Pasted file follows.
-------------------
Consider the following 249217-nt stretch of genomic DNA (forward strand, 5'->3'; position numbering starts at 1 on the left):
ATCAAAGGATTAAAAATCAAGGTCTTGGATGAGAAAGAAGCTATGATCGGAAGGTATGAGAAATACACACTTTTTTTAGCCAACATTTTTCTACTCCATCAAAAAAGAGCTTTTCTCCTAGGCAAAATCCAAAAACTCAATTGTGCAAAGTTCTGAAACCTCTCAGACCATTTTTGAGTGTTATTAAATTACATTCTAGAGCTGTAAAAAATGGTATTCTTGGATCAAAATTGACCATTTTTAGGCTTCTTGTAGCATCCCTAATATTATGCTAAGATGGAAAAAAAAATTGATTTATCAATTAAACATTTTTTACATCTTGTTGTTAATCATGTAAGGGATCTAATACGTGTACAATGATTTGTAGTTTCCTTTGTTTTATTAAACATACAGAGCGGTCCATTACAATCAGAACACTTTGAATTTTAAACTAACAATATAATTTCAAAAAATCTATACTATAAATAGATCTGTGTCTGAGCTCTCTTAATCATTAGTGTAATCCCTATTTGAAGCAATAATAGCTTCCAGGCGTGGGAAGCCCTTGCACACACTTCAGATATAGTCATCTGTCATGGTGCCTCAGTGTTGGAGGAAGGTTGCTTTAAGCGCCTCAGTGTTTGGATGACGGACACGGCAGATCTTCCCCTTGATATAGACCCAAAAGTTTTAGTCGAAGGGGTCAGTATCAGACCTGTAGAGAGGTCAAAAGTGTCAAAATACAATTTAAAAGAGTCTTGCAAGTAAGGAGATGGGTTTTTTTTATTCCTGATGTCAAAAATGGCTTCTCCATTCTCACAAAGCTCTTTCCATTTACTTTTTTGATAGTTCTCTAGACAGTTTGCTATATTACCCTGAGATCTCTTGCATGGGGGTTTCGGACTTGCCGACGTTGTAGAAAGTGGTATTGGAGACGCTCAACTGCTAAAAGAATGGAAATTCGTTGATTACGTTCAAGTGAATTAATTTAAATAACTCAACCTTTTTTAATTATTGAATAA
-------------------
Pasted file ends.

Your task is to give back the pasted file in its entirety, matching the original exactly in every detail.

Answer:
Consider the following 249217-nt stretch of genomic DNA (forward strand, 5'->3'; position numbering starts at 1 on the left):
ATCAAAGGATTAAAAATCAAGGTCTTGGATGAGAAAGAAGCTATGATCGGAAGGTATGAGAAATACACACTTTTTTTAGCCAACATTTTTCTACTCCATCAAAAAAGAGCTTTTCTCCTAGGCAAAATCCAAAAACTCAATTGTGCAAAGTTCTGAAACCTCTCAGACCATTTTTGAGTGTTATTAAATTACATTCTAGAGCTGTAAAAAATGGTATTCTTGGATCAAAATTGACCATTTTTAGGCTTCTTGTAGCATCCCTAATATTATGCTAAGATGGAAAAAAAAATTGATTTATCAATTAAACATTTTTTACATCTTGTTGTTAATCATGTAAGGGATCTAATACGTGTACAATGATTTGTAGTTTCCTTTGTTTTATTAAACATACAGAGCGGTCCATTACAATCAGAACACTTTGAATTTTAAACTAACAATATAATTTCAAAAAATCTATACTATAAATAGATCTGTGTCTGAGCTCTCTTAATCATTAGTGTAATCCCTATTTGAAGCAATAATAGCTTCCAGGCGTGGGAAGCCCTTGCACACACTTCAGATATAGTCATCTGTCATGGTGCCTCAGTGTTGGAGGAAGGTTGCTTTAAGCGCCTCAGTGTTTGGATGACGGACACGGCAGATCTTCCCCTTGATATAGACCCAAAAGTTTTAGTCGAAGGGGTCAGTATCAGACCTGTAGAGAGGTCAAAAGTGTCAAAATACAATTTAAAAGAGTCTTGCAAGTAAGGAGATGGGTTTTTTTTATTCCTGATGTCAAAAATGGCTTCTCCATTCTCACAAAGCTCTTTCCATTTACTTTTTTGATAGTTCTCTAGACAGTTTGCTATATTACCCTGAGATCTCTTGCATGGGGGTTTCGGACTTGCCGACGTTGTAGAAAGTGGTATTGGAGACGCTCAACTGCTAAAAGAATGGAAATTCGTTGATTACGTTCAAGTGAATTAATTTAAATAACTCAACCTTTTTTAATTATTGAATAA